The Ship Model Builder's Assistant

The Ship Model Builder's Assistant

by Charles G. Davis


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ISBN-13: 9780486255842
Publisher: Dover Publications
Publication date: 02/01/1988
Series: Dover Woodworking
Pages: 288
Sales rank: 737,039
Product dimensions: 5.50(w) x 8.50(h) x (d)

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By Charles G. Davis

Dover Publications, Inc.

Copyright © 1988 Dover Publications, Inc.
All rights reserved.
ISBN: 978-0-486-15620-0



PACKET ships and clipper ships had distinctive characteristics by which they could be recognized at a glance from that little heard of but more numerous type of plain, common, everyday merchantman that constituted the bulk of the American tonnage. Packets and clippers had a pedigree of their own, as it were, and the newspapers gave long, glowing descriptions of them and their records were given columns in the newspapers, while the rank-and-file would be dismissed in a line in the marine column, reading—"Ship Betsy, Sharp, from Madeira." But there were dozens of Betsies and Sallies to one clipper. They were the common wall-sided, flat-floored, bluff-bowed and heavy, square-transomed ships with which everyone was so familiar that they were just ships and nothing more.

Today, looking back and reviewing all the different types of ships, those little, three hundred ton ships, of about 1820, with their decks laid out with the same simplicity that characterized the schooners and brigs, are a novelty. They had one big, main-cargo hatch just forward of the mainmast. Fiferails, of course, were around each mast, at the deck, for belaying the gear. A fore-scuttle was forward of the foremast and a cuddy, aft, giving access to the after quarters. A log windlass lay across the decks, just abaft the foremast, with a pair of stout bitts at the heel of the bowsprit. Away aft was the steering wheel with its drum and tiller tackles exposed above decks. This constituted the visible deck furniture.

To appreciate what the smaller, single-decked ship really was, one should look at some of the old whalers, as many merchantmen, when worn out from carrying heavy cargoes, have been sold and used for whaling; to float around under topsails, as an ocean tramp, for the remainder of their days.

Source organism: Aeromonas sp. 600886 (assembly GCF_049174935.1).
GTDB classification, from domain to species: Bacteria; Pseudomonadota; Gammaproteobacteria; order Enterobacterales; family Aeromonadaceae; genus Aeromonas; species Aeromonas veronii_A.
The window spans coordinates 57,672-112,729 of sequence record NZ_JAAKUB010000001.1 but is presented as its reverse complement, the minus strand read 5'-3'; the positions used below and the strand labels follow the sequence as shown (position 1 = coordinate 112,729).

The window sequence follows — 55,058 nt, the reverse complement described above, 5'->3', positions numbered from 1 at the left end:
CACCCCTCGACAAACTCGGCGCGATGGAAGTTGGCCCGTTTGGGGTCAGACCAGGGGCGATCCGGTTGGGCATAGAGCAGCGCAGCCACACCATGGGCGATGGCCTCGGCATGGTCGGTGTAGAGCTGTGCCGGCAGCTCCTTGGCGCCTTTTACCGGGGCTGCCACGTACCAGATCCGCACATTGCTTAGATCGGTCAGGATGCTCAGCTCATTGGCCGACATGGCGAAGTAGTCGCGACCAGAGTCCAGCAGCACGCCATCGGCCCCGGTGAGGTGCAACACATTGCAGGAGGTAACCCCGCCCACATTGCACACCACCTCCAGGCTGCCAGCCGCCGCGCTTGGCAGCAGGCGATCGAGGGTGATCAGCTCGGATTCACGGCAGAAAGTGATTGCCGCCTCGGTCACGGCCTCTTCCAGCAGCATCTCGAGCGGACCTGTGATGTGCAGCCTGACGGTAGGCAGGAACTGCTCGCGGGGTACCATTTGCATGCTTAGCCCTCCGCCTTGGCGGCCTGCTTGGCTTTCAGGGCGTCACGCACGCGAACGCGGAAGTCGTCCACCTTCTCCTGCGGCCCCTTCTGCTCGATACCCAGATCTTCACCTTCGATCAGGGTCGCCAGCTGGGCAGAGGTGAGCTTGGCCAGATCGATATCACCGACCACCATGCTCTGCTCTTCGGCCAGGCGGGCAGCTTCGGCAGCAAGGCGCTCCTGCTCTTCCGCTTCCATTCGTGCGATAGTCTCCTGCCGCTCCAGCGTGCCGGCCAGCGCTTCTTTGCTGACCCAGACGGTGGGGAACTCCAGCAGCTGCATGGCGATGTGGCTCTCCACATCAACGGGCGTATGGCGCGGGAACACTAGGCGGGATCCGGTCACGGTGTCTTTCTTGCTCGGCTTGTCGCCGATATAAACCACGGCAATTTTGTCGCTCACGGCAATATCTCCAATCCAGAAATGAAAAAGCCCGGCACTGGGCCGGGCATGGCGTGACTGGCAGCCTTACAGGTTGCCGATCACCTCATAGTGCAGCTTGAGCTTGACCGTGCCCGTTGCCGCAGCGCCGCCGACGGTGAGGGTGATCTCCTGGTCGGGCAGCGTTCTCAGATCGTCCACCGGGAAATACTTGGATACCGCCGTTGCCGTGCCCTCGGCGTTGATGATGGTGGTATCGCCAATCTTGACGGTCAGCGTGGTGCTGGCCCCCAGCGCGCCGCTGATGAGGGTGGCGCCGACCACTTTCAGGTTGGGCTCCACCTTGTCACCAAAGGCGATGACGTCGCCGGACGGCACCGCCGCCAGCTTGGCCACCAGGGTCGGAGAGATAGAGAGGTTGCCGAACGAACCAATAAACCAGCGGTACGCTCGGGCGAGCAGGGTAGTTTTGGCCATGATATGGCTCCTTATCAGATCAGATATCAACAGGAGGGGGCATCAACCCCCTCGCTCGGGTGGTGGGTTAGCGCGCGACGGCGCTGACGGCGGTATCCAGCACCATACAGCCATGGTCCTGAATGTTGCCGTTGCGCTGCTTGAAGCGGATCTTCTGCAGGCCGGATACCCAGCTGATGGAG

The shape of ship's hulls, in various decades, has gone through a gradual development that may be traced with some accuracy; but the way in which the decks and houses were built has varied so at all times that no one particular arrangement can be called a standard, for it depended on what trade she was built for or employed in and then, too, the size of the vessel always called for various layouts.

Small ships, single-decked ships, as they were called, because they had only one deck, laid dunnage boards over the top of their ballast on which to stow their cargo. As ships were built larger and deeper they needed another deck to stiffen the hull and also to avoid piling the cargo so deep as to crush the under part, so another deck was built and this was called the lower deck.

During the days of slavery, vessels that were only single-decked, used to carry a temporary deck, only three or four feet below the upper deck, into which low space hundreds of human beings were crowded. This was called a slave-deck and its presence in a vessel was one way by which the men-of-war's men could identify a slaver. Even the presence of lumber on board, with which to build such a deck, was considered sufficient evidence to convict. The female slaves were crowded into the after cabin or partitioned off in the after end of the craft. The officers and crew gave up their quarters below, to accommodate the slaves, and slept at night in what were called "sleeping boxes." The cooking was done on deck in sand-boxes, much the same way as the native small craft in the West Indies do to this day. It is said that the peanut, a native of South America, found its way into the United States by way of Africa, having been carried by the slavers as food for the slaves.

When the depth of hold increased, during the packet ship days, another deck became necessary and this, between the main and lower decks, was called the between deck, pronounced "'tween decks," by sailors. Some large ships had another deck, away down in the bottom, and this fourth deck was called the orlop deck.